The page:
"Okay, okay," said Sam. She was no longer lying on her bed. The dress box she kept her heavy anti-ghost ordnance in was open on her braided rug. She needed something that could do damage but not permanently hurt Danny... tough call. "What are you doing right now?"
"Gearing up," said Jazz. "I'm freaking out, not totally irrational."
"And where's Danny?"
"Jumped out the window. He's in human form, Sam, and he's dripping stars. His footprints are black. He's leaving puddles. Puddles of stars. I hate this so much. I'm going to end Nocturne, I swear."
"No complaints here," said Sam.
This was amazing, walking through space like this. The stars sparkled. Nebulae intersected his path like veils of light. The planets orbited around him, like a celestial crown. Something thick and wet dripped down his face, but it didn't matter. The stars danced. He wanted to touch them.
Tucker was already asleep. So was half the town, all of them just keeled over in place, black and starry hand prints on their shoulders, faces, and backs.
Danny had been busy. They hadn't seen Nocturne yet. By mutual agreement, Sam and Jazz were avoiding Danny and looking for the real culprit.
This was, however, hard to do when Danny stepped out from an alleyway, right in front of them, an absent smile on his face, his eyes fixed on something overhead.
"You go," said Jazz. "You have more experience than I do. I'll distract him."
"God, that's cheesy."
Sam turned and ran back the way they came.
Jazz cursed under her breath as Danny slowly walked towards her. Either this was going to work, or it wasn't, and, if it did, she was going to feel terrible because she knew Danny was insecure about his ghostly qualities, and-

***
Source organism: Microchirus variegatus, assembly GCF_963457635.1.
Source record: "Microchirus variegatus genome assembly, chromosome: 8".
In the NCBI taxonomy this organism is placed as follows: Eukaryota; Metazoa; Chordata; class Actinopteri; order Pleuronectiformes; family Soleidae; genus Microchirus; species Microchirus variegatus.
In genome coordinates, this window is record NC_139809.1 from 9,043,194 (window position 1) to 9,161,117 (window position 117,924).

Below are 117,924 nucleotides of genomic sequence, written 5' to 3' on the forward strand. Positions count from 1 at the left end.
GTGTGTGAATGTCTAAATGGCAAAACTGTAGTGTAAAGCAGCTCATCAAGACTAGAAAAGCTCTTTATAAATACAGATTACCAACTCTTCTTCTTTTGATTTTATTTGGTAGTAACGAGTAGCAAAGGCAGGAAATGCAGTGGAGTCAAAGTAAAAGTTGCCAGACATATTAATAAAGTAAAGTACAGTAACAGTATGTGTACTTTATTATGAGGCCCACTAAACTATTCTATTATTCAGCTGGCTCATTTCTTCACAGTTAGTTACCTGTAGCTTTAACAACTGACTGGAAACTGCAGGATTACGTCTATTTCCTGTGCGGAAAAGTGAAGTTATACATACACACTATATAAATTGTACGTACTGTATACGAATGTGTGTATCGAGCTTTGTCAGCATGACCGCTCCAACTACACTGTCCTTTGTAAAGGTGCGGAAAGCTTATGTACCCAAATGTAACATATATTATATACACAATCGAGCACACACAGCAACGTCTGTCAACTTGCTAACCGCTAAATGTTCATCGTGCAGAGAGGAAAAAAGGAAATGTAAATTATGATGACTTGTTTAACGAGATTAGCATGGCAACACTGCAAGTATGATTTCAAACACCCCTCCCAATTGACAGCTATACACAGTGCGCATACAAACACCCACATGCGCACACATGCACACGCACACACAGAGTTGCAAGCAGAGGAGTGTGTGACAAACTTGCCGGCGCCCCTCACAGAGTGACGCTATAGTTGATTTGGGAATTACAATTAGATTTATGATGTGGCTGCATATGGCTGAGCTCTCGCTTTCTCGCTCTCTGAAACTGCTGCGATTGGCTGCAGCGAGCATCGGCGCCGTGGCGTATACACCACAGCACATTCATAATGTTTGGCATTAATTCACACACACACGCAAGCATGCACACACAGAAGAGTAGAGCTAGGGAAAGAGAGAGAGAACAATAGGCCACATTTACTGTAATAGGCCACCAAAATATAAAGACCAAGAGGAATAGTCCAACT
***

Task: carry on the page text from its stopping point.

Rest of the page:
Right, he was getting closer.
Jazz took a deep breath a screamed.
Something echoed through the space around him. He frowned. That wasn't right.
The sound came again. This time, he recognized it as a scream, but-
You couldn't hear things like that in space.
You couldn't walk in space, either.
In the scream was a cry for help.
The illusion crumbled around him.
"I'm so sorry, guys," said Danny. "If it wasn't for me-" He wiped away a tear with the heel of his hand. "You all could have gotten hurt so bad."
"But we didn't," said Tucker.
"It wasn't your fault, anyway," said Sam.
"But it was. If I wasn't like this, if I didn't have this weakness, everything would have been fine." He clenched his fists.
They were meeting in Danny's room today, as the most parent-free indoor space currently available to them. Nocturne had yet to be found, but they were pretty sure whatever hold he had over Danny had been broken.
"Hey," said Sam, "we've all been there."
"I've been there twice. I'm useless."
Jazz met Sam and Tucker's eyes over Danny's bowed head.
"You're the least useless out of all of us," said Jazz, "and I've been doing some research, before this happened, I mean, about ghost psychology. I know I don't understand what you're going through, but maybe I can help?"
"I don't know," mumbled Danny.
"Or maybe you could talk to Frostbite? Or Dora?" suggested Jazz. "They're ghosts, and they have Obsessions," she felt Danny flinch under her hand, "but they're still good, right? And both of yours- both of yours are fine. Nothing evil about them."
For a moment, Jazz worried that she had gone too far. She knew Danny didn't want to talk about that, not directly, so why did she bring it up?
Danny groaned. "Why do you always have to be right?"